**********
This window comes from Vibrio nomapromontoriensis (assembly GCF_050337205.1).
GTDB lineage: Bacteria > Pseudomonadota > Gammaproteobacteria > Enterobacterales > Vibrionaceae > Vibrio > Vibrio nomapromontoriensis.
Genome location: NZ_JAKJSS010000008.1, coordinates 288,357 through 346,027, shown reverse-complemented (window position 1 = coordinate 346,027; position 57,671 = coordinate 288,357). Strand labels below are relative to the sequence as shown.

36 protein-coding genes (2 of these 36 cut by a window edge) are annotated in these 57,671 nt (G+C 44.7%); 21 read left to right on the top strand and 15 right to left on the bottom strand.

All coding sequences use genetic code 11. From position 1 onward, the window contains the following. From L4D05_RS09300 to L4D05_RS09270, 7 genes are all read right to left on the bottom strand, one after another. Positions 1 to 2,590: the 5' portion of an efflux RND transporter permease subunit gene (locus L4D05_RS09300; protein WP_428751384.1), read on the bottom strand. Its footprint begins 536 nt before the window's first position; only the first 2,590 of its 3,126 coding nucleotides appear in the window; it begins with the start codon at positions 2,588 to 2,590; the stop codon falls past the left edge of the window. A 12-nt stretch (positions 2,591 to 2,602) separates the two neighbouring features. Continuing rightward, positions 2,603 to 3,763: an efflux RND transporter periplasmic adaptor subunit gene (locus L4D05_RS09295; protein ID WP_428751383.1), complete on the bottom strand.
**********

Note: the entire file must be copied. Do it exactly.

This window comes from Vibrio nomapromontoriensis (assembly GCF_050337205.1).
GTDB lineage: Bacteria > Pseudomonadota > Gammaproteobacteria > Enterobacterales > Vibrionaceae > Vibrio > Vibrio nomapromontoriensis.
Genome location: NZ_JAKJSS010000008.1, coordinates 288,357 through 346,027, shown reverse-complemented (window position 1 = coordinate 346,027; position 57,671 = coordinate 288,357). Strand labels below are relative to the sequence as shown.

36 protein-coding genes (2 of these 36 cut by a window edge) are annotated in these 57,671 nt (G+C 44.7%); 21 read left to right on the top strand and 15 right to left on the bottom strand.

All coding sequences use genetic code 11. From position 1 onward, the window contains the following. From L4D05_RS09300 to L4D05_RS09270, 7 genes are all read right to left on the bottom strand, one after another. Positions 1 to 2,590: the 5' portion of an efflux RND transporter permease subunit gene (locus L4D05_RS09300; protein WP_428751384.1), read on the bottom strand. Its footprint begins 536 nt before the window's first position; only the first 2,590 of its 3,126 coding nucleotides appear in the window; it begins with the start codon at positions 2,588 to 2,590; the stop codon falls past the left edge of the window. A 12-nt stretch (positions 2,591 to 2,602) separates the two neighbouring features. Continuing rightward, positions 2,603 to 3,763: an efflux RND transporter periplasmic adaptor subunit gene (locus L4D05_RS09295; protein ID WP_428751383.1), complete on the bottom strand.